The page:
Hail Storm at Skidmore, 1916

It sounds like the damage could have been worse, but nevertheless, let’s hope Nodaway County misses such storms in the present day.  Here’s the weather report from the May 25, 1916 Skidmore News (Skidmore, Missouri), page 1:

Hail Storm at Skidmore

A terrific storm visited Skidmore and the surrounding country Tuesday night about 11:15 o’clock.  Accompanied by heavy wind and hailstones the size of a pigeon’s egg, the storm coming at the time it did caused people to imagine the worst and many sought the safety of cyclone dugouts.

Wednesday morning’s light encouraged the people to hope the damage was not as great as expected.  The leaves were torn from trees, but the trees were not blown down or limbs broken to any serious extent.  Shrubbery was blown about and tangled, but the greatest damage in town was done to vegetables.  They were beaten down and dirt washed from around their roots.

In the county, bridges were washed out on Hickory creek west of town, and some bridges damaged east of town.  Nodaway river is out of bounds west and south, cutting off communication with districts in those directions.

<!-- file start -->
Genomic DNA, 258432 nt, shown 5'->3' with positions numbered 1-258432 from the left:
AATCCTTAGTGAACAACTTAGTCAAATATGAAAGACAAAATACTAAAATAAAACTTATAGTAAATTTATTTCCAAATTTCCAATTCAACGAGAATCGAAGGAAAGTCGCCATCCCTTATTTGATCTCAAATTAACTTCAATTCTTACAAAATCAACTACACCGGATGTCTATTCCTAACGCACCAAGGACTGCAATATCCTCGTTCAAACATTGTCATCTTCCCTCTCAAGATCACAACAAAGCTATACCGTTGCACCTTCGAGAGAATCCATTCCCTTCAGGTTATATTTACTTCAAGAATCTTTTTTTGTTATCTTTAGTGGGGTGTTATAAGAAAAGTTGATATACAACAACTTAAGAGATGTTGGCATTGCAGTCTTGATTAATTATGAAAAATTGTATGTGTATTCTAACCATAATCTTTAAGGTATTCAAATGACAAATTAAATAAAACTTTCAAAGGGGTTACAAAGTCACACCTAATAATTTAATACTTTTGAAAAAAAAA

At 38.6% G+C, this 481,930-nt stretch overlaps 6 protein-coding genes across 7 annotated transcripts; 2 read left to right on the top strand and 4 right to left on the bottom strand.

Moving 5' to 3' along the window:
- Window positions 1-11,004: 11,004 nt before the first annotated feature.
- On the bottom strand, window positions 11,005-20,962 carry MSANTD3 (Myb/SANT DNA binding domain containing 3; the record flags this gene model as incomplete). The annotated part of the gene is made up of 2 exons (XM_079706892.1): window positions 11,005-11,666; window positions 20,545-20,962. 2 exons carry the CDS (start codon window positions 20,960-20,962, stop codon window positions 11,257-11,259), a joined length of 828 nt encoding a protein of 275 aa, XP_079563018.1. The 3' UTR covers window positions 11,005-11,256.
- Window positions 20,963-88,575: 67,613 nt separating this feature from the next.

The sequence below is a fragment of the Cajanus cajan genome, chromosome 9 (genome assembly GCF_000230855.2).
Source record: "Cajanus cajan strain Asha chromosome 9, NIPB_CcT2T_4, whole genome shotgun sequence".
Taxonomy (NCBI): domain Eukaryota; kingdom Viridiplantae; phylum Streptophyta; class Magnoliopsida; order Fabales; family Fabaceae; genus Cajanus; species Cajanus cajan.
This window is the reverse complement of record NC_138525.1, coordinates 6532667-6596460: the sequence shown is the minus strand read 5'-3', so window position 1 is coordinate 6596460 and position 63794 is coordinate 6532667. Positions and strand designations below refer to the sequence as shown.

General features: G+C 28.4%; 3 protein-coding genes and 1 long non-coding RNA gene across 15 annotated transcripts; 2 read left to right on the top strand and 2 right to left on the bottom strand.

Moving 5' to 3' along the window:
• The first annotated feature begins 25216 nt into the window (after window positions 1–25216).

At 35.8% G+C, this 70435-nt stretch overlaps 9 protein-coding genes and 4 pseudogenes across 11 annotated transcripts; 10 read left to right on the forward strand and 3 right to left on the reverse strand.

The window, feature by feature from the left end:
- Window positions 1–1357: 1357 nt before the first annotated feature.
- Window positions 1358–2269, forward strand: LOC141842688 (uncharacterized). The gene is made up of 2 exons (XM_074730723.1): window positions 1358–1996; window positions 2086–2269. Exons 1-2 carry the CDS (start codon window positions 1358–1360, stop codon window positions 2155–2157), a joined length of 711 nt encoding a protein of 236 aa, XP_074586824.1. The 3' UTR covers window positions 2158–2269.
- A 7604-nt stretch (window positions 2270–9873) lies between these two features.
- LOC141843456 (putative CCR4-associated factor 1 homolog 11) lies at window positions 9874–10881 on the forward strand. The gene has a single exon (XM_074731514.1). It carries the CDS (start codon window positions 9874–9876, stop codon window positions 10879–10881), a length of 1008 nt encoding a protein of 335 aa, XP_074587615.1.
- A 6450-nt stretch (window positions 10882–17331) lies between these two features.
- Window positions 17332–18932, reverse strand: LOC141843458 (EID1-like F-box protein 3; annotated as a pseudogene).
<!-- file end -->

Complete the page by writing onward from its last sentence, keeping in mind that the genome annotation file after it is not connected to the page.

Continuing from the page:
On the railroad no trains have arrived from the north since Tuesday, the rails having been either washed from the bed or covered with dirt and debris to a depth that will have to be removed before trains can run.  The Florida, Sand and Bowman creeks are all out of bounds and Bowman creek has been the most trouble to the railroad, having washed out rails and ties for quite a distance.  The railroad expects to have trains running from the north today (Thursday), and we hope they may be right.

The reports as to the damage to the various crops from the neighborhood have been meagre, partly from the lack of communication and partly because those interested have been too busy to furnish an estimate.  It is hoped they may not be serious, though corn was badly beaten down and fears are expressed as to how much was washed out.